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We're blind to the victims of capitalism

When my eyes closed on 2009, ringing in my ears were not bells but the words: What does it profit a man if he gains the world and loses his soul?

Tiger Woods had everything -- a superb athlete, legendary golfer, the richest sportsman in history, a beautiful wife and two children he adores. It was not enough. He betrayed his family, friends, the public and himself. For a time at least, he lost his soul. What surprised me most was his stupidity. Did he think he could get away with such outrageous behaviour?

Next I thought of Dublin's bishops. Their addiction to power was worth sacrificing children for. It led them to support their power base, the Roman regime, rather than little ones whom priests were raping.

Even their resignation statements were preposterous. They were completely innocent and only resigning to help victims come to terms with their situation, as if these victims had been hit by a hurricane.

Only Moriarty spoke with any dignity. Even he stressed that only with hindsight did he see the wrong. He didn't need hindsight to protect the unborn. Why was he blind to the crime of priest eunuchs sexually abusing children? The answer is he feared to lose his power if the regime that posed as the moral champions of Ireland was not a refuge for little ones but a paradise for pervert clerics.


Apart from Diarmuid Martin, bishops still haven't grasped that they handed over Ireland's soul to Satan, thereby losing all moral authority. Obedient Catholics, they were God-awful Christians. What price now the Catholic ethos of our schools?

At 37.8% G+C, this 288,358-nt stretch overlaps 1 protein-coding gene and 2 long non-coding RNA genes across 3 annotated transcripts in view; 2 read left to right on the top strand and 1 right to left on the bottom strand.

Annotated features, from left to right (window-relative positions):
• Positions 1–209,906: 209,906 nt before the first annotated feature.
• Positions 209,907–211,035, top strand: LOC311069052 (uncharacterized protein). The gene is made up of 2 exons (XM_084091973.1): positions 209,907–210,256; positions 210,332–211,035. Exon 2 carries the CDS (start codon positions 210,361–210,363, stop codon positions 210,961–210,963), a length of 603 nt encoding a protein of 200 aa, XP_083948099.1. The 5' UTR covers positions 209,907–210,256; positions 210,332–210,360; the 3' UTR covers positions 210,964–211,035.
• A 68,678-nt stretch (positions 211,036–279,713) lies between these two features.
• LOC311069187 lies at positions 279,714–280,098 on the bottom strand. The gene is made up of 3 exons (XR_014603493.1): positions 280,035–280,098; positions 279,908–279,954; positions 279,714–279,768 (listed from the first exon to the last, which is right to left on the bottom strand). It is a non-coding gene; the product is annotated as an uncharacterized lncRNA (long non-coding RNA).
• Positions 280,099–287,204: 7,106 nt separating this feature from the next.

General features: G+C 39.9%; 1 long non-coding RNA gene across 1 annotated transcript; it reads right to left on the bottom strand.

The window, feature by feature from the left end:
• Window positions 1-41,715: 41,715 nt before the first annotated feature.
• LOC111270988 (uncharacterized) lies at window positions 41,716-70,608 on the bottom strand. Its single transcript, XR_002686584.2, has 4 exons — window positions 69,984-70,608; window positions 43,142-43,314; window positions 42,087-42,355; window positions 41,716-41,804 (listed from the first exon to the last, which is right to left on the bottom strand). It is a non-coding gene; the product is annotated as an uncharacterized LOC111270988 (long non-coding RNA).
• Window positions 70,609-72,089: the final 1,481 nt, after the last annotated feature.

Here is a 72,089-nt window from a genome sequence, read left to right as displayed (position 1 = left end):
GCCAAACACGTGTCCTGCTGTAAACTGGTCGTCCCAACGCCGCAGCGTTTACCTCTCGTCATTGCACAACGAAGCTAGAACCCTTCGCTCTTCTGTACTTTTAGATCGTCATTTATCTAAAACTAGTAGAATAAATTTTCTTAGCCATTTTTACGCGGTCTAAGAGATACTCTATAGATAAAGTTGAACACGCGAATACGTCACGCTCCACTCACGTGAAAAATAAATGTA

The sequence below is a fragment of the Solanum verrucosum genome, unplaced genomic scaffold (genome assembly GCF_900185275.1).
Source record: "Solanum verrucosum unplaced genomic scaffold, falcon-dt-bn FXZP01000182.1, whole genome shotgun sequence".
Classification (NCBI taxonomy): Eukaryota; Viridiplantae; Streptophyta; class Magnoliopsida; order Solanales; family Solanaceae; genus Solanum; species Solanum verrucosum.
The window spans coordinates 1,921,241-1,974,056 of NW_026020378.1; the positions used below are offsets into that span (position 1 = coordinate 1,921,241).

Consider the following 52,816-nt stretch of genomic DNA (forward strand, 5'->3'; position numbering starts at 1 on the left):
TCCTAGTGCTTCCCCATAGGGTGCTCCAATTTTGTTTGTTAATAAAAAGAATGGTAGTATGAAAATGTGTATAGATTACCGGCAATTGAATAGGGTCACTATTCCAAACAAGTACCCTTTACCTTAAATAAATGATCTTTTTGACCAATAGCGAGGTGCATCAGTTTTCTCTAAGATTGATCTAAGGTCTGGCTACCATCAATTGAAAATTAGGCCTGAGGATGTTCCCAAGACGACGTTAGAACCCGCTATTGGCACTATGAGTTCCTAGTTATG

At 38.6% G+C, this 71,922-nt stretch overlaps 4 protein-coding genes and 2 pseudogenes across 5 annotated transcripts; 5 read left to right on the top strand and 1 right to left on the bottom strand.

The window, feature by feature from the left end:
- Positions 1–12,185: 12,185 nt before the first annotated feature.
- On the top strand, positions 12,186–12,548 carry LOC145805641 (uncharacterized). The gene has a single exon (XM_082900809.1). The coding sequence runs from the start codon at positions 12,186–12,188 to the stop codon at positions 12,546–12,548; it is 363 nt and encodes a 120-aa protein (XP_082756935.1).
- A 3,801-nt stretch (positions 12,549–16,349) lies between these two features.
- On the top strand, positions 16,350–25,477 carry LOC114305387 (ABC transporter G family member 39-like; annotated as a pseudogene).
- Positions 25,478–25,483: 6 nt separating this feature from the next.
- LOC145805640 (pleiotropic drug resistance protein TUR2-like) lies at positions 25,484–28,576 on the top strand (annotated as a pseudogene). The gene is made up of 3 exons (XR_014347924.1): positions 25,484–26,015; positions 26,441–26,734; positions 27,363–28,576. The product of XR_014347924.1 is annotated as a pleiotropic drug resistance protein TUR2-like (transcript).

I was doing my Christmas shopping in the local high street when I was gently asked if I could help. Standing aside from the swirl of shoppers in an alcove between McDonald's and a boutique was a man in rags with a pixie hat on his head. Aged from 30 to 55, thin as an old penny, he had a couple of yellow tombstone teeth. He was shivering like a poplar leaf.

You look freezing, I said. I'm always freezing, sir, he replied. Was he sleeping in the council refuge. No, on the beach. The night before, it'd been 6 degrees below. He had a sleeping bag, he said, and under the pier it wasn't so bad.

Since the council gave him only £52 a week, I offered to drive him to the nearest refuge and pay for his keep. But he preferred his own company to that of drunks and drug addicts.

Each day since, I've seen him in that alcove poor as Saint Francis in one of the richest towns in one of the richest countries in the world.

With hindsight, I and others like me were so preoccupied with our own careers and well-being we gave little or no thought to the innocent victims of capitalism. We, too, stand under judgement.